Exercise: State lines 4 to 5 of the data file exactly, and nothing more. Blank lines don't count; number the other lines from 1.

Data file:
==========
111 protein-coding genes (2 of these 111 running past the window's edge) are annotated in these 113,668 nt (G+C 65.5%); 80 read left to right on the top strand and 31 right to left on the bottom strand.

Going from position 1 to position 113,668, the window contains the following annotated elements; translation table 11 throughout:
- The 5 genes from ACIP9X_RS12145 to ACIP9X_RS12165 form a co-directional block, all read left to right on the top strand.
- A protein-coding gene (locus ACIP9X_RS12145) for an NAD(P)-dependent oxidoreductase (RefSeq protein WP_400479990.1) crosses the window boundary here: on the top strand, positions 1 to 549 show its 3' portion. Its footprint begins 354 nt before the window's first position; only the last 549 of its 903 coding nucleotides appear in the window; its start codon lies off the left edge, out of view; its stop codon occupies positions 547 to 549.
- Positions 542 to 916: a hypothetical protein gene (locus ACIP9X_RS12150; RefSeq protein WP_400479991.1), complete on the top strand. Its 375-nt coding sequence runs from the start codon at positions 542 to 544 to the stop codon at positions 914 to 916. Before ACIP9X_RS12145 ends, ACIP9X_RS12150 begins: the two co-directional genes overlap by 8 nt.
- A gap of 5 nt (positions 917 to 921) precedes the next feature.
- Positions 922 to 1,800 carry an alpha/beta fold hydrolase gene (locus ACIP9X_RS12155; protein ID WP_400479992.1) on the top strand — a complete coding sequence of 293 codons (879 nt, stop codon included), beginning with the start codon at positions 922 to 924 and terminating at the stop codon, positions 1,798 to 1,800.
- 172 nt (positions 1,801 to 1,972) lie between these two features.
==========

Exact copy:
- A protein-coding gene (locus ACIP9X_RS12145) for an NAD(P)-dependent oxidoreductase (RefSeq protein WP_400479990.1) crosses the window boundary here: on the top strand, positions 1 to 549 show its 3' portion. Its footprint begins 354 nt before the window's first position; only the last 549 of its 903 coding nucleotides appear in the window; its start codon lies off the left edge, out of view; its stop codon occupies positions 547 to 549.
- Positions 542 to 916: a hypothetical protein gene (locus ACIP9X_RS12150; RefSeq protein WP_400479991.1), complete on the top strand. Its 375-nt coding sequence runs from the start codon at positions 542 to 544 to the stop codon at positions 914 to 916. Before ACIP9X_RS12145 ends, ACIP9X_RS12150 begins: the two co-directional genes overlap by 8 nt.